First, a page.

Natural numbers apparently don’t necessarily involve the number zero

```
Definition of Natural Numbers
Base case: n=0
n=0 is a natural number
Successive case: n_{i+1} = n_i + 1
if n_i is a natural number, then n_i + 1 is a natural number.
```

There was the rabbit Fibonacci sequence analogy

```
F(0) = 1
F(1) = 1
F(2) = F(1) + F(0)
F(3) = F(2) + F(1)
F(4) = F(3) + F(2)
F(n) = F(n-1) + F(n-2), for n > 1
```

```
Algorithm Fib(n)
Input: n //rank of fib. number
Output: actual fib. number
if n < 2 then
return 1;
end if
return F(n-1) + Fib(n-2)
```

`Fib(5) = (Fib(4) + Fib(3)) = ((Fib(3) + Fib(2)) + (Fib(2) + Fib(1)))`

`

Do the analysis to speed it up.

```
T(n)
T(0) = 1
T(1) = 1
T(n-1) + T(n-2)
So T(n) = T(n-1) + T(n-2) + 1
T(n) = 2F(n) - 1
```

Note: `T(n-2) < T(n-1), for n >= 3`

`T(n) < T(n-1) + T(n-1) +1`

`T(n) < 2T(n-1) + 1`

Note: `T(n-1) < 2T(n-2) + 1`

`T(n) < 2^2 T(n-2) + 2 + 1`

Note: `T(n-2) < 2T(n-3) + 1`

`T(n) < 2^3T(n-3) + 2^2 + 2 + 1`

…

`T(n) < 2^k(n-k) + (2^{k-1} + ... + 2^2 + 2 + 1)`

Side note: how to solve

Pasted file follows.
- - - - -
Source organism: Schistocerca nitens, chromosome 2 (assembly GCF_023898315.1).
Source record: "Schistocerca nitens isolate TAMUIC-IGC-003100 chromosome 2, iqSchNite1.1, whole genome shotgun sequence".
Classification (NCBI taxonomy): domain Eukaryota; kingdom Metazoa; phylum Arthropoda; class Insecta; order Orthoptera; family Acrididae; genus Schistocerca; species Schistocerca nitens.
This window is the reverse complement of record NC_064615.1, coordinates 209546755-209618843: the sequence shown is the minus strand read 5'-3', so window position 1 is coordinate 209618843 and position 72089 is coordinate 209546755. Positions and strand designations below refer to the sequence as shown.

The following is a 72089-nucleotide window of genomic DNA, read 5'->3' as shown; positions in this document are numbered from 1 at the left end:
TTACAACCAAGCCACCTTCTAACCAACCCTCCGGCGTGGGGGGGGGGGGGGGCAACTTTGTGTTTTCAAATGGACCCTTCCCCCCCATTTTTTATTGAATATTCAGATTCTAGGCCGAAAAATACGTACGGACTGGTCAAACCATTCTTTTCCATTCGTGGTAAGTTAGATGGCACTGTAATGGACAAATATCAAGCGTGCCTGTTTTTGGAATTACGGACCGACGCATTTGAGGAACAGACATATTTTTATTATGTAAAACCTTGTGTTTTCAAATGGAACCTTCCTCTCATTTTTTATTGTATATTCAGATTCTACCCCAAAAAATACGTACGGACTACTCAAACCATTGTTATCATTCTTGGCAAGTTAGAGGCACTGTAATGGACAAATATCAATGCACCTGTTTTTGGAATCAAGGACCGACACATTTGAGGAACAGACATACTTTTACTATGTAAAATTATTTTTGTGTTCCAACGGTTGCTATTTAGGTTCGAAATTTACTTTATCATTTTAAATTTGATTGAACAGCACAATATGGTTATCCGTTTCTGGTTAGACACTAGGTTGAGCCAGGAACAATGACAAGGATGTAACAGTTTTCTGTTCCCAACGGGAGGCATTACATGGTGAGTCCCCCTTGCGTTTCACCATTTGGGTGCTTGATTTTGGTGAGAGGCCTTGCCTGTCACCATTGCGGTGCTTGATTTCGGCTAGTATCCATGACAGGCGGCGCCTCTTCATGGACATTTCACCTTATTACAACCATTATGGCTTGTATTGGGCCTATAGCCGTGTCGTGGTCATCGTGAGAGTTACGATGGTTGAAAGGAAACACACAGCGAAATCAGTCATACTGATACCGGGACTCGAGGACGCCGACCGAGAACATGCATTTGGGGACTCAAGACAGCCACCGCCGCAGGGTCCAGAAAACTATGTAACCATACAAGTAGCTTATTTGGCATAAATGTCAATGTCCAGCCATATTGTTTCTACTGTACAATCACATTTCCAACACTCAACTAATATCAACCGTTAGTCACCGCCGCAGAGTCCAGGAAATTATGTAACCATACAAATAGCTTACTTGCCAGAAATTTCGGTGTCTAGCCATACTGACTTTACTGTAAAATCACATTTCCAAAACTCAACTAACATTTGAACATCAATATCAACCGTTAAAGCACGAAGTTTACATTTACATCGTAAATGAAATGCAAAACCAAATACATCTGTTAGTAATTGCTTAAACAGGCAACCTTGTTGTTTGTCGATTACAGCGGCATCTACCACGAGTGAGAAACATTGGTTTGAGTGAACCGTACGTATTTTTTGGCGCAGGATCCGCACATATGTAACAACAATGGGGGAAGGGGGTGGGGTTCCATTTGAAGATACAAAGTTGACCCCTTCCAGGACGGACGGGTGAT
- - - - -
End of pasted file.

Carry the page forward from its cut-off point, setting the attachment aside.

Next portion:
`S(k) = (2^{k-1} + … + 2^2 + 2 + 1)`

`2S(k) = (2^k + ... + 2^3 + 2^2 + 2)`

`2S(k) - S(k) = 2^k + 2^{k-1} - 2^{k-1} + … + 2^2 - 2^2 + 2 - 2 + 1`

So `S(k) = 2^k + 1`

Therefore

`T(n) < 2^kT(n-k) + (2^k + 1)`

`T(n) < 2^{n-1}T(1) + (2^{n-1} - 1)`

`T(n) < 2^{n-1} + 2^{n-1} - 1`

`T(n) < 2^n - 1`

- Start with
`F(0)`

and`F(1)`

- Always keep the last two value,
`F(i-1)`

and`F(i-2)`

- Compute until
`F(i=n)`

In this case, `T(n) = n`

This is called dynamic programming, when we save data that is frequently used.

How can we do better?

`F(n) = \frac{(golden ratio)^n - (golden ratio conjugate)^n}{\sqrt{5}}`

`T(n) = 2*(the cost of the power function)`

The actual `T(n)`

for the recursive function is `O((golden ratio)^n)`

`a^n = a*a*a*a*a* … *a`

Which would be O(n) and worse than the dynamic programming version

`a^n = a^{n/2} * a^{n/2}`

if n is even
`a^n = a^{n/2} * a^{n/2} * a`

if n is odd

- Solve the power function analysis

`